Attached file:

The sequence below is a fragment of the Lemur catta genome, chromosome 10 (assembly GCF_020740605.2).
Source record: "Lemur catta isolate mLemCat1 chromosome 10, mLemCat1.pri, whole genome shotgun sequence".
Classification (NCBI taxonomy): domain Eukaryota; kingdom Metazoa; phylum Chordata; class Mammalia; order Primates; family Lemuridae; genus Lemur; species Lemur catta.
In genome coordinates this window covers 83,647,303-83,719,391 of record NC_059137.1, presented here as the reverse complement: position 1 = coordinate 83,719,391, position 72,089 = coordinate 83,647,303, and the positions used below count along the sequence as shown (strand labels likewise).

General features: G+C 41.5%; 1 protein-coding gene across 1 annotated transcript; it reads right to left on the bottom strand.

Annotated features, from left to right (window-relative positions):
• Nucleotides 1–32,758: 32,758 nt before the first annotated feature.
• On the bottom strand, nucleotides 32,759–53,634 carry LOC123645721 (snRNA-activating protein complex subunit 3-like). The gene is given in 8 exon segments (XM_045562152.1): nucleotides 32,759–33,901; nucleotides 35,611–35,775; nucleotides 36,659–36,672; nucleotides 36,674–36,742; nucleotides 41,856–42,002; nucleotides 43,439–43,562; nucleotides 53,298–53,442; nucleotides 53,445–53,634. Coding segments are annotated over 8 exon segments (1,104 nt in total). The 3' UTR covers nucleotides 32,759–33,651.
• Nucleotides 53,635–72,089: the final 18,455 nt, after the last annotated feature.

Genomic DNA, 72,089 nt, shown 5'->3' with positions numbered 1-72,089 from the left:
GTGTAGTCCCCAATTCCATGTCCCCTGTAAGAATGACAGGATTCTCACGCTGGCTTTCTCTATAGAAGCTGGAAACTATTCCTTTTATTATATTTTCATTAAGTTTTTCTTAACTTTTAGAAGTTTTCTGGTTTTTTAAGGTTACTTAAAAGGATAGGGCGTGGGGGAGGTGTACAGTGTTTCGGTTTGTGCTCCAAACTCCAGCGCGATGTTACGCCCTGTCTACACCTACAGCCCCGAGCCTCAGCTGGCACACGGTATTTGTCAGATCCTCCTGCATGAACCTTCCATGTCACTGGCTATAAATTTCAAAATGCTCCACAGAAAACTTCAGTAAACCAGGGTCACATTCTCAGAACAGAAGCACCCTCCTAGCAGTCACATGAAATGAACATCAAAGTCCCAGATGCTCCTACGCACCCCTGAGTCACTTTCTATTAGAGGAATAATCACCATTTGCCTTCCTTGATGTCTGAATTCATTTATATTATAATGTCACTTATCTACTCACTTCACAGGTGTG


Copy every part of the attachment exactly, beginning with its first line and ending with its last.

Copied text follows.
The sequence below is a fragment of the Lemur catta genome, chromosome 10 (assembly GCF_020740605.2).
Source record: "Lemur catta isolate mLemCat1 chromosome 10, mLemCat1.pri, whole genome shotgun sequence".
Classification (NCBI taxonomy): domain Eukaryota; kingdom Metazoa; phylum Chordata; class Mammalia; order Primates; family Lemuridae; genus Lemur; species Lemur catta.
In genome coordinates this window covers 83,647,303-83,719,391 of record NC_059137.1, presented here as the reverse complement: position 1 = coordinate 83,719,391, position 72,089 = coordinate 83,647,303, and the positions used below count along the sequence as shown (strand labels likewise).

General features: G+C 41.5%; 1 protein-coding gene across 1 annotated transcript; it reads right to left on the bottom strand.

Annotated features, from left to right (window-relative positions):
• Nucleotides 1–32,758: 32,758 nt before the first annotated feature.
• On the bottom strand, nucleotides 32,759–53,634 carry LOC123645721 (snRNA-activating protein complex subunit 3-like). The gene is given in 8 exon segments (XM_045562152.1): nucleotides 32,759–33,901; nucleotides 35,611–35,775; nucleotides 36,659–36,672; nucleotides 36,674–36,742; nucleotides 41,856–42,002; nucleotides 43,439–43,562; nucleotides 53,298–53,442; nucleotides 53,445–53,634. Coding segments are annotated over 8 exon segments (1,104 nt in total). The 3' UTR covers nucleotides 32,759–33,651.
• Nucleotides 53,635–72,089: the final 18,455 nt, after the last annotated feature.

Genomic DNA, 72,089 nt, shown 5'->3' with positions numbered 1-72,089 from the left:
GTGTAGTCCCCAATTCCATGTCCCCTGTAAGAATGACAGGATTCTCACGCTGGCTTTCTCTATAGAAGCTGGAAACTATTCCTTTTATTATATTTTCATTAAGTTTTTCTTAACTTTTAGAAGTTTTCTGGTTTTTTAAGGTTACTTAAAAGGATAGGGCGTGGGGGAGGTGTACAGTGTTTCGGTTTGTGCTCCAAACTCCAGCGCGATGTTACGCCCTGTCTACACCTACAGCCCCGAGCCTCAGCTGGCACACGGTATTTGTCAGATCCTCCTGCATGAACCTTCCATGTCACTGGCTATAAATTTCAAAATGCTCCACAGAAAACTTCAGTAAACCAGGGTCACATTCTCAGAACAGAAGCACCCTCCTAGCAGTCACATGAAATGAACATCAAAGTCCCAGATGCTCCTACGCACCCCTGAGTCACTTTCTATTAGAGGAATAATCACCATTTGCCTTCCTTGATGTCTGAATTCATTTATATTATAATGTCACTTATCTACTCACTTCACAGGTGTG